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OO: My monster class doesn't compile! Need help!

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I''m practising my skills in the field of OO and made a simple MOnster class. The I derived a Grunt class from it, but my compiler doesn''t seem too happy about this stuff:
  
#include <iostream.h>
#include <string.h>

//The main monster class

class CMonster
{
	int strength;
	int weapon;
	int armor;
public:
	CMonster();
	CMonster(int, int, int);
	virtual ~CMonster();
	virtual void Attack();
	virtual void Move();
};
CMonster::CMonster(int p_str, int p_wpn, int p_armor)
{
	strength = p_str;
	weapon = p_wpn;
	armor = p_armor;
}
void CMonster::Attack()
{
	cout<<"Monster attacks!\n";
}
void CMonster::Move()
{
	cout<<"Monster moves!\n";
}

//Derived class

class CGrunt : public CMonster
{
	char name[10];
public:
	CGrunt();
	CGrunt(int, int, int, const char *);
	~CGrunt();
	void Attack();
	void Move();
};
CGrunt::CGrunt(int p_str, int p_wpn, int p_armor, const char *p_name) : CMonster(p_str, p_wpn, p_armor)
{	
	strcpy(name, p_name);
}
void CGrunt::Attack()
{
	cout<<name<<" attacks!\n";
}
void CGrunt::Move()
{
	cout<<name<<" moves!\n";
}

int main()
{
	CMonster *monster = new CMonster(1,2,3);
	CMonster *xjussix = new CGrunt(1,2,3, "xjussix");
	xjussix->Move();
	xjussix->Attack();
	monster->Attack();
	monster->Move();
	delete monster;
	delete xjussix;
	return 0;
}
  
error LNK2001: unresolved external symbol "public: virtual __thiscall CMonster::~CMonster(void)" (??1CMonster@@UAE@XZ) error LNK2001: unresolved external symbol "public: virtual __thiscall CGrunt::~CGrunt(void)" (??1CGrunt@@UAE@XZ) Debug/TYCPP21.exe : fatal error LNK1120: 2 unresolved externals My first completed game! Where''s that???

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Well, what about implementing those functions? for example, the Monster destructor is declared, but not implemented; add sth like that

CMonster::~CMonster()

{

}

same for Grunt destructor

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THANK YOU! Stupid ''ol me strikes again
I knew there was stupid mistake and there was. BTW, do I always have to implement destructors, or do I have to do that only when I have virtual functions in a class?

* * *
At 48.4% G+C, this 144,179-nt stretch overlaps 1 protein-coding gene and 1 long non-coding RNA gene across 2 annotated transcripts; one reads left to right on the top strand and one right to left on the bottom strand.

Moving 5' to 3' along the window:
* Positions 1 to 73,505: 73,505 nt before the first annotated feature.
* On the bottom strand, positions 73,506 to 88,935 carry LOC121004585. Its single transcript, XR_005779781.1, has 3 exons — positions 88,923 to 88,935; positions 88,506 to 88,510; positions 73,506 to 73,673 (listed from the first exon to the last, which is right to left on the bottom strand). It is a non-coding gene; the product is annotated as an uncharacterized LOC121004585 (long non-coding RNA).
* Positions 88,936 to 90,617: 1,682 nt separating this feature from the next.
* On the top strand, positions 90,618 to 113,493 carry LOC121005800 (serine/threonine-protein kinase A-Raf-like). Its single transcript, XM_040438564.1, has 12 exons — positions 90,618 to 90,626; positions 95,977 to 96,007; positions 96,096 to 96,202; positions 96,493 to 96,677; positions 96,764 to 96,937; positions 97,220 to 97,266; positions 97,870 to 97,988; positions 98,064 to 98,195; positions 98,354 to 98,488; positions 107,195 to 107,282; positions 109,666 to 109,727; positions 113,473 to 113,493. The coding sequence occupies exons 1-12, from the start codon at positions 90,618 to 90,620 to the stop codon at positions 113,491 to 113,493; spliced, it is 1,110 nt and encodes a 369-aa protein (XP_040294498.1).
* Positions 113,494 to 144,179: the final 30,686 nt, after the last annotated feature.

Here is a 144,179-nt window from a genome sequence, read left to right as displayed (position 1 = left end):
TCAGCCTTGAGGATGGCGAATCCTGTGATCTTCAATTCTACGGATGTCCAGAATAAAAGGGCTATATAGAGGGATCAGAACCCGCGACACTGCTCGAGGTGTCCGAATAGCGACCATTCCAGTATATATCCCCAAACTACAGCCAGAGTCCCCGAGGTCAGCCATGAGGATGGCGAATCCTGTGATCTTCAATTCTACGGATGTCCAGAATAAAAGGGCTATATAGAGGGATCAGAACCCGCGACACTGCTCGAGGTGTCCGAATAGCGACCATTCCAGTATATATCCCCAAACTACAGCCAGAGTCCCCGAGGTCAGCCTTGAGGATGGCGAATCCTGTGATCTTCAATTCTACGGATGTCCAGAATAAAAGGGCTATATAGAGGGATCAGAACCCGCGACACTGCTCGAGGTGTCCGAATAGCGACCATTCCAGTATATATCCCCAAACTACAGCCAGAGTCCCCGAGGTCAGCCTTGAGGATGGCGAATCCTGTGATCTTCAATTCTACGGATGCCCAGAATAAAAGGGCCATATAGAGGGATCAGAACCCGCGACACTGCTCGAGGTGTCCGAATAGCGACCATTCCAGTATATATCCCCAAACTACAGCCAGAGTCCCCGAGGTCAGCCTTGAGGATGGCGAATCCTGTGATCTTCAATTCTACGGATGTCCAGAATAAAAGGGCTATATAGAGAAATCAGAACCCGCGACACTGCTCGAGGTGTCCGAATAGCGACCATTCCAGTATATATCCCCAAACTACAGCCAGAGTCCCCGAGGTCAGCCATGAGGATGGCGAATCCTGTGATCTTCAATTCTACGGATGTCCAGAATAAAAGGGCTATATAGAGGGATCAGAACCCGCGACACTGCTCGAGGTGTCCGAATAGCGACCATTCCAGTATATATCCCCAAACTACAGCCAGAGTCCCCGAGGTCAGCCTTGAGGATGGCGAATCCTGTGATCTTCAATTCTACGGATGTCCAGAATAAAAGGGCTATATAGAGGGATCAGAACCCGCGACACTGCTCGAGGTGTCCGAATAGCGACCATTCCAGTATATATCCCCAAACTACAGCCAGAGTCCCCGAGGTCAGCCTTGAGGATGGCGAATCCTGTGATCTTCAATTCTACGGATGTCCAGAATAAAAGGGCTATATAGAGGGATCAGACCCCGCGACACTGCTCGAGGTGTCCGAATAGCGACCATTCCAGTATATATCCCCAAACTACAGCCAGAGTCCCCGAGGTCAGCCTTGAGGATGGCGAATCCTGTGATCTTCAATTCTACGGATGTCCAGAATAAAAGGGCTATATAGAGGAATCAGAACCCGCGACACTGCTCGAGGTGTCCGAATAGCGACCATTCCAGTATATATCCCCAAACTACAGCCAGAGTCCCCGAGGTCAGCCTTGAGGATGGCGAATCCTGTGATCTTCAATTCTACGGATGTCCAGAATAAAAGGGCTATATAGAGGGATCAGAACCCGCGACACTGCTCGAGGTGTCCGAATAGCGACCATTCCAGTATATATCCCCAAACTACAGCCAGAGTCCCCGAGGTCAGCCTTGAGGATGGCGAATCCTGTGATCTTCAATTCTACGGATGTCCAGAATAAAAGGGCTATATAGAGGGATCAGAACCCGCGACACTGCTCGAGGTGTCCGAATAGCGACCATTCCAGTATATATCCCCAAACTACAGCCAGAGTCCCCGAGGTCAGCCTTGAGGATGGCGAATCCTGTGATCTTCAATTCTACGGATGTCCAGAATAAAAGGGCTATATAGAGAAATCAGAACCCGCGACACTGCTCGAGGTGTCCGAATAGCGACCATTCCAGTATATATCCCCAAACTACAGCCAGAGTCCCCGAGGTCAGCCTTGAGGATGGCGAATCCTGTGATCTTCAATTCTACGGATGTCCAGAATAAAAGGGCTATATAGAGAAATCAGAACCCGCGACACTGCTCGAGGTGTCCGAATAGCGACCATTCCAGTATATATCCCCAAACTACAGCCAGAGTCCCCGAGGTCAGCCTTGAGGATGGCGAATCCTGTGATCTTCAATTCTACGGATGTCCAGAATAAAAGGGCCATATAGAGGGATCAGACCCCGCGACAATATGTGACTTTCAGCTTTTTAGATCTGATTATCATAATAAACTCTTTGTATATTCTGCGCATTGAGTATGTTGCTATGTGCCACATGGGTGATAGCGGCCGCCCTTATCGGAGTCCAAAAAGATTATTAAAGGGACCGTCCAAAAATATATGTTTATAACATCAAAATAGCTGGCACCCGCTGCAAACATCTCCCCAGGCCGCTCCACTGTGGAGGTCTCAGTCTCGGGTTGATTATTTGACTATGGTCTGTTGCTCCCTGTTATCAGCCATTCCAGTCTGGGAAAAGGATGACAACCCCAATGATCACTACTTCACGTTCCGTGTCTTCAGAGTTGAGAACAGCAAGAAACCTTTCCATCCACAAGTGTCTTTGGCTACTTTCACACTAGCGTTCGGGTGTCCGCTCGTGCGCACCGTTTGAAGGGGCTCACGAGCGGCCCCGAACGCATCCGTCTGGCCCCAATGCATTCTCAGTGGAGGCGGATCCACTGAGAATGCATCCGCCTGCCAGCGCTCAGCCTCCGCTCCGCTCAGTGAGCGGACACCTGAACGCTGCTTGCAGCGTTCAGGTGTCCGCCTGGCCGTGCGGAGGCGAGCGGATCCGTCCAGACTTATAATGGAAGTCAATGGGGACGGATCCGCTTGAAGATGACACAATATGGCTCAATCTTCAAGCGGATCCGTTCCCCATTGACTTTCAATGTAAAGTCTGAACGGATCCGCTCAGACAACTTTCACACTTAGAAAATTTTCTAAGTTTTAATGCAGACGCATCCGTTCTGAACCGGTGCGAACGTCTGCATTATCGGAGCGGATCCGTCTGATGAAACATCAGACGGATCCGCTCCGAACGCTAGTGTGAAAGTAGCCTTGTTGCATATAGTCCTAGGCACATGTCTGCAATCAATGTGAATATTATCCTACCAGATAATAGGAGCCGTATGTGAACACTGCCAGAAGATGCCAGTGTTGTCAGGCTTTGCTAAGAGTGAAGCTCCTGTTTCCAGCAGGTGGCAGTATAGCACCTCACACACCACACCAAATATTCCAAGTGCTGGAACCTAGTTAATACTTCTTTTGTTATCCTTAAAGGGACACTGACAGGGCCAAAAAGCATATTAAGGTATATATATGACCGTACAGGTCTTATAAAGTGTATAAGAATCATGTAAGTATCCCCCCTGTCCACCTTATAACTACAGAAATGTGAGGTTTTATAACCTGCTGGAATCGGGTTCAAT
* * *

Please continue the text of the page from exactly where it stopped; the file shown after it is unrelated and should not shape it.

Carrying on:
My first completed game! Where''s that???

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Basically, if you declare it you have to implement it.

If you didn''t declare the destructor in your code, the compiler would generate one for you (of course it woulnd''t really do anything) without giving you an error.

Same applies for constructor, copy constructor, etc.

In general its almost always better to implement these than to allow the compiler to do it for you, and use virtual wisely on the destructors, especially if you know you''re going to be subclassing.

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quote:
Original post by gmcbay
Basically, if you declare it you have to implement it.


Untrue, unfortunately. It''s perfectly legal to declare away to your heart''s content: free functions, member functions, external variables, anything. Your code will still compile--unless you use those names.

This, IMHO, is extremely unfortunate. I''m sure LINT picks this up (we don''t use it hear, maybe we should). I don''t know how many times I''ve gone picking through a class heirarchy and found, "Wait a minute, I never implemented this function and nobody ever calls it, what''s it supposed to be doing in here again?"

So the real rule is, if you USE it, you have to implement it. If you declare it, you SHOULD implement it, but the compiler does not force you to (because it wouldn''t know until link time).

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another possible refinement here...

because it''s a constructor it''s likely to always be used because a constructor is automatically called when you define an object of a given class.